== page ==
The common perception of resource recovery is that it means clean burning of waste. This is true, to a certain extent. Incinerating non-biodegradable items that would otherwise sit in landfill, such as plastic film, is an excellent way to reduce their contribution to the municipal solid waste stream and the resulting chemicals that leach into soil and groundwater.

However, this isn’t the only example of resource recovery. We need a more comprehensive definition if we’re to make the necessary strides toward a cleaner future.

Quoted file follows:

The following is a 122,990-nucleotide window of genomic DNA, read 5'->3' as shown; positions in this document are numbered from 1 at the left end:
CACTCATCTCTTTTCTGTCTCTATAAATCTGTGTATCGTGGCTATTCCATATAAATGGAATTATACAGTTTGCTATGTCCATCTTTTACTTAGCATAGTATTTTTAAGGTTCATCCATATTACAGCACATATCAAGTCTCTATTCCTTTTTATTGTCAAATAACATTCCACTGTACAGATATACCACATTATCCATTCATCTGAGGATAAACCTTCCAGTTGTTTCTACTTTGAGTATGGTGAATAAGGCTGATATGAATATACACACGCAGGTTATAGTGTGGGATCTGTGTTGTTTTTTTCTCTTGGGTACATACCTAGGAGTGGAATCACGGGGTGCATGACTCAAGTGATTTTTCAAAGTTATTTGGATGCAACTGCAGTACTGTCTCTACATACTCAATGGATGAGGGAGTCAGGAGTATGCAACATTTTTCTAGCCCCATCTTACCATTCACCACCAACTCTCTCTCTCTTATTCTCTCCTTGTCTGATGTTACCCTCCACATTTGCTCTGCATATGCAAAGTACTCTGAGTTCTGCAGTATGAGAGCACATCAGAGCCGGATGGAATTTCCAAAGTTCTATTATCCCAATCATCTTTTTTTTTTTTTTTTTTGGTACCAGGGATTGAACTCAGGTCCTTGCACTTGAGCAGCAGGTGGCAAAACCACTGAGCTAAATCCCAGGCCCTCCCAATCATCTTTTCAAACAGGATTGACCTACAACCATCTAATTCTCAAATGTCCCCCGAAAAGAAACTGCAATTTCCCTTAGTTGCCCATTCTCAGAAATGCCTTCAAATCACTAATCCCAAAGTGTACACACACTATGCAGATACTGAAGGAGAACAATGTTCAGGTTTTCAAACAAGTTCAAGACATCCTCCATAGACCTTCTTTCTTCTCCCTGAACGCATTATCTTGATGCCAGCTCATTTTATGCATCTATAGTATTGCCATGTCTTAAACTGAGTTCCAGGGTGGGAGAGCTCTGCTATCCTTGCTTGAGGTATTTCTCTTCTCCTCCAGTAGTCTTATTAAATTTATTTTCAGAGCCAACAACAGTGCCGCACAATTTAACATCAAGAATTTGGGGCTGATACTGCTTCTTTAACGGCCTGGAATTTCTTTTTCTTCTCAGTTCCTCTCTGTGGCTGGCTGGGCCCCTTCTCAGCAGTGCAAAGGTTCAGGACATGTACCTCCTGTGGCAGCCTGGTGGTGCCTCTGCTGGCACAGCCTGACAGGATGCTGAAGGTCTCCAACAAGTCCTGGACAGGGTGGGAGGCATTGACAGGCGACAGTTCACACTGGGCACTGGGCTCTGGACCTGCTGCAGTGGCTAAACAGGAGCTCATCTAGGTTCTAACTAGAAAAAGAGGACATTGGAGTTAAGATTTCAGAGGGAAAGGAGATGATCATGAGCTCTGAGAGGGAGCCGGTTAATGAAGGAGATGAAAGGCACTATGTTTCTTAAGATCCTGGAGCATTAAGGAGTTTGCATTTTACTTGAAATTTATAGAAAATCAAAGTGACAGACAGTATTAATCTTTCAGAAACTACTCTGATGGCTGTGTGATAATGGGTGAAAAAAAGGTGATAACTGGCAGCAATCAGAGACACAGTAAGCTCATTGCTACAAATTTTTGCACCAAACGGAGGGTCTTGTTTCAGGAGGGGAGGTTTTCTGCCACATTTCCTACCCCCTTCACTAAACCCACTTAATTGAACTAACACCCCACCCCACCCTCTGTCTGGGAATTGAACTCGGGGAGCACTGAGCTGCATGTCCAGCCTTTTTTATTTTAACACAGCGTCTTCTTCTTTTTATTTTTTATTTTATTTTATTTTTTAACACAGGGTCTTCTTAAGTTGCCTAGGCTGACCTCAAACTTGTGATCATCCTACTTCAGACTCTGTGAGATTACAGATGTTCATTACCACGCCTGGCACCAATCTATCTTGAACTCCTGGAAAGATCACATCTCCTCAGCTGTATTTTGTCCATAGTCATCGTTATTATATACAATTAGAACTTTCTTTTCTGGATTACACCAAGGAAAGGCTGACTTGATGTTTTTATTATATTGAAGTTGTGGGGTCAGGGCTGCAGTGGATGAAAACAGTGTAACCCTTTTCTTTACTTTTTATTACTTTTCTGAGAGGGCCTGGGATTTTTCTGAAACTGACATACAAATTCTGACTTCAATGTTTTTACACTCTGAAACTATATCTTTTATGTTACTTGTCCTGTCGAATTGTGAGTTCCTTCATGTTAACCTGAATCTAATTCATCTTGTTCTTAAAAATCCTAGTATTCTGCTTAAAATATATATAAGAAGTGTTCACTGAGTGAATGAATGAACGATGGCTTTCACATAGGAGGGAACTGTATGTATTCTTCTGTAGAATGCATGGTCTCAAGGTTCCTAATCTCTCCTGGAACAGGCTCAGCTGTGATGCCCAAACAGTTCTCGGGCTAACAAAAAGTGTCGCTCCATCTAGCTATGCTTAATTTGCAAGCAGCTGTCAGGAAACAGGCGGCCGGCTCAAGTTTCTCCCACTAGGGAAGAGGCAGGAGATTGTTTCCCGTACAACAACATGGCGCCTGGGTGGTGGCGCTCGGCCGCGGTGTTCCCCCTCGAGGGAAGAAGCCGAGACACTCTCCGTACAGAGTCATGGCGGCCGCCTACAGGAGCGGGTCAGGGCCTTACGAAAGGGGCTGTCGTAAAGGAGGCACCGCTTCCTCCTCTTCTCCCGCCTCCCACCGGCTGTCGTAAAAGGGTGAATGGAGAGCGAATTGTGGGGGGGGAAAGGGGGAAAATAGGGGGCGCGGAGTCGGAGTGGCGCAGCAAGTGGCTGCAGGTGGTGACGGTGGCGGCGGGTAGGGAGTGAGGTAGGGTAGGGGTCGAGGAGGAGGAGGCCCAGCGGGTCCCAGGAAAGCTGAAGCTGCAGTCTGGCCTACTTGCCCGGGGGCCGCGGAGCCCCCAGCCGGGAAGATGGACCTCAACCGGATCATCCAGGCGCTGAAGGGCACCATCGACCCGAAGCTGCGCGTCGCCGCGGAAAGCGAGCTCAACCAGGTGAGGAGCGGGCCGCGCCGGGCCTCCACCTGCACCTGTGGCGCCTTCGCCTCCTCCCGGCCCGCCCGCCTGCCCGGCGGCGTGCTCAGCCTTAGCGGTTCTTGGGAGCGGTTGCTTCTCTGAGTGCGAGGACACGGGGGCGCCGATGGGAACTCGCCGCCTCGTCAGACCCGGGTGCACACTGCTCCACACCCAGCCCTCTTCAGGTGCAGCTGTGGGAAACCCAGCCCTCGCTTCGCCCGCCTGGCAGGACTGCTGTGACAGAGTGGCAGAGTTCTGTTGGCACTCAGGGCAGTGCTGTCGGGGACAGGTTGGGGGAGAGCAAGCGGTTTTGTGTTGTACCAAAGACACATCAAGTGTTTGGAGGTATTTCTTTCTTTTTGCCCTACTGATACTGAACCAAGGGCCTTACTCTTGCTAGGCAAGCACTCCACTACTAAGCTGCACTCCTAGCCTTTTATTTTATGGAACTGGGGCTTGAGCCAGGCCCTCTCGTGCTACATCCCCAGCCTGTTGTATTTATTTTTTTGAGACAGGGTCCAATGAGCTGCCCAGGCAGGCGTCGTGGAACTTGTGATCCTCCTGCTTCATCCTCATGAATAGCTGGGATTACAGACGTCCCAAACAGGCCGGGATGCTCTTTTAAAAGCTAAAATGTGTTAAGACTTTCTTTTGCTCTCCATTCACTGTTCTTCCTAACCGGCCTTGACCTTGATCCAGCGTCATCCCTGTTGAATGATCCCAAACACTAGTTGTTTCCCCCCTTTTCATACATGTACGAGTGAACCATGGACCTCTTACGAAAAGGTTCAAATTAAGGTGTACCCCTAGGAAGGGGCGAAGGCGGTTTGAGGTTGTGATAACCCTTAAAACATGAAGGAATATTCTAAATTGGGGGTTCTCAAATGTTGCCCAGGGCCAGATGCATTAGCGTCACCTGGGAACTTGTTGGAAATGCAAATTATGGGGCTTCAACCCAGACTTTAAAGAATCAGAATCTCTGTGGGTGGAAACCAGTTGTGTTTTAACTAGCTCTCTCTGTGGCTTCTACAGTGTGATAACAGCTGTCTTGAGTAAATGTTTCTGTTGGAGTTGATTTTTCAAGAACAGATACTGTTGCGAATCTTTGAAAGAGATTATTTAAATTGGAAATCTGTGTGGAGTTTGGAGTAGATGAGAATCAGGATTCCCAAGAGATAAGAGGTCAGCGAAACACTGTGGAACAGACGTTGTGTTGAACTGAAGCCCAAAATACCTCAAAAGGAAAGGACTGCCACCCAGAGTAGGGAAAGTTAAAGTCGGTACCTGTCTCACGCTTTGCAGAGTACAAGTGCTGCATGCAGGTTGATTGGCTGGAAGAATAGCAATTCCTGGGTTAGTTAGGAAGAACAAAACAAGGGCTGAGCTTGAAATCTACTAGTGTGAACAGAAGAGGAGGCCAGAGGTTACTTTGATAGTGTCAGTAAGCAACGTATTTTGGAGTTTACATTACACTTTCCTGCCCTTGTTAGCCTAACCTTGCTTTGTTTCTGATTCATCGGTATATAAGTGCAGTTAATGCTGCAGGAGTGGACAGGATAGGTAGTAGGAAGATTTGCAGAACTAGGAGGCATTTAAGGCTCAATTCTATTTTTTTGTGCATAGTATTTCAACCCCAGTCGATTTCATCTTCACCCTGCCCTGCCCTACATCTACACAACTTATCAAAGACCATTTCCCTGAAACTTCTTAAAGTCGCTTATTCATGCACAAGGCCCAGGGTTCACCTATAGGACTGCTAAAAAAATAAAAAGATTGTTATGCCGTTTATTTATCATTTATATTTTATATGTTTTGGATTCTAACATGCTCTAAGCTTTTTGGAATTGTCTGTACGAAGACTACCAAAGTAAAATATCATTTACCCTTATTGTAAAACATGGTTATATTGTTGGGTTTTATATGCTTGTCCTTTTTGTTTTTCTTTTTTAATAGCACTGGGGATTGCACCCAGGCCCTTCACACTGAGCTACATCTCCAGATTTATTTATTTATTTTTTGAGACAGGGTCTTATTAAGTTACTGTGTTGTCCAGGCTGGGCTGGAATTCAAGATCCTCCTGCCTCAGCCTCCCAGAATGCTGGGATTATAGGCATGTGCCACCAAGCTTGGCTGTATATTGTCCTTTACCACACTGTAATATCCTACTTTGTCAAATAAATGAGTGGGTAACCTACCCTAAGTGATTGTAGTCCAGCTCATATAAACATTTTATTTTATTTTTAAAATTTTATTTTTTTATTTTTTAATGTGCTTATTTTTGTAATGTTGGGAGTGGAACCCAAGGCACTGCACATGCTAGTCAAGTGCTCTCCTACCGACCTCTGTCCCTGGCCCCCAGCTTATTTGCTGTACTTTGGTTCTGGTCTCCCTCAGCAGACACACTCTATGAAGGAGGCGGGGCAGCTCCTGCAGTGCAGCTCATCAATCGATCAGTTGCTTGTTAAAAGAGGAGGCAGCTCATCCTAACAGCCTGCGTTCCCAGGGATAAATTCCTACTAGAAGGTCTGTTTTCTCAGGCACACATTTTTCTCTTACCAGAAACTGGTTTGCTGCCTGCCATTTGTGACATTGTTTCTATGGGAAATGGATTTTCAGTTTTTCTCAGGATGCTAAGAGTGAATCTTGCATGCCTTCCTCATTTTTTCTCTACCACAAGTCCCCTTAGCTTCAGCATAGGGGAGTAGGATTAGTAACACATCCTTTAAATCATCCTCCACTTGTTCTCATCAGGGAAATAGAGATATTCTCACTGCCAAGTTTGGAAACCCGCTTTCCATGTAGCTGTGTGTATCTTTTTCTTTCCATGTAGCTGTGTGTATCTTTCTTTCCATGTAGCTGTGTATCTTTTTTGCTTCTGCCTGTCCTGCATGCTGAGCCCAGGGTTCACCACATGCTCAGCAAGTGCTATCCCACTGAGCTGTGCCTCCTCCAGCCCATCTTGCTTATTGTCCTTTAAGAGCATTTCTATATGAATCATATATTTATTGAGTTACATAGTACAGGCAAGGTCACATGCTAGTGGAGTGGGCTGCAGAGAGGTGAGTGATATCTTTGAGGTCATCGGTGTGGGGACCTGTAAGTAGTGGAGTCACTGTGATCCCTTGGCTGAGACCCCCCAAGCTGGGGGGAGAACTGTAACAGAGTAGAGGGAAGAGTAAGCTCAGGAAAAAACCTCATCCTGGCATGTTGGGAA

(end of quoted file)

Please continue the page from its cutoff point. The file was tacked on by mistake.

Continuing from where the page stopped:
“Resource recovery is the process of recovering materials or energy from solid waste for reuse,” explains more expansively. “The aim is to make the best use of the economic, environmental, and social costs of these materials before they are permanently laid to rest in a landfill. The Environmental Protection Agency (EPA) and environmentalists have set up a hierarchy for resource recovery: reduce first, then reuse, recycle, incinerate with energy recovery, and landfill last.”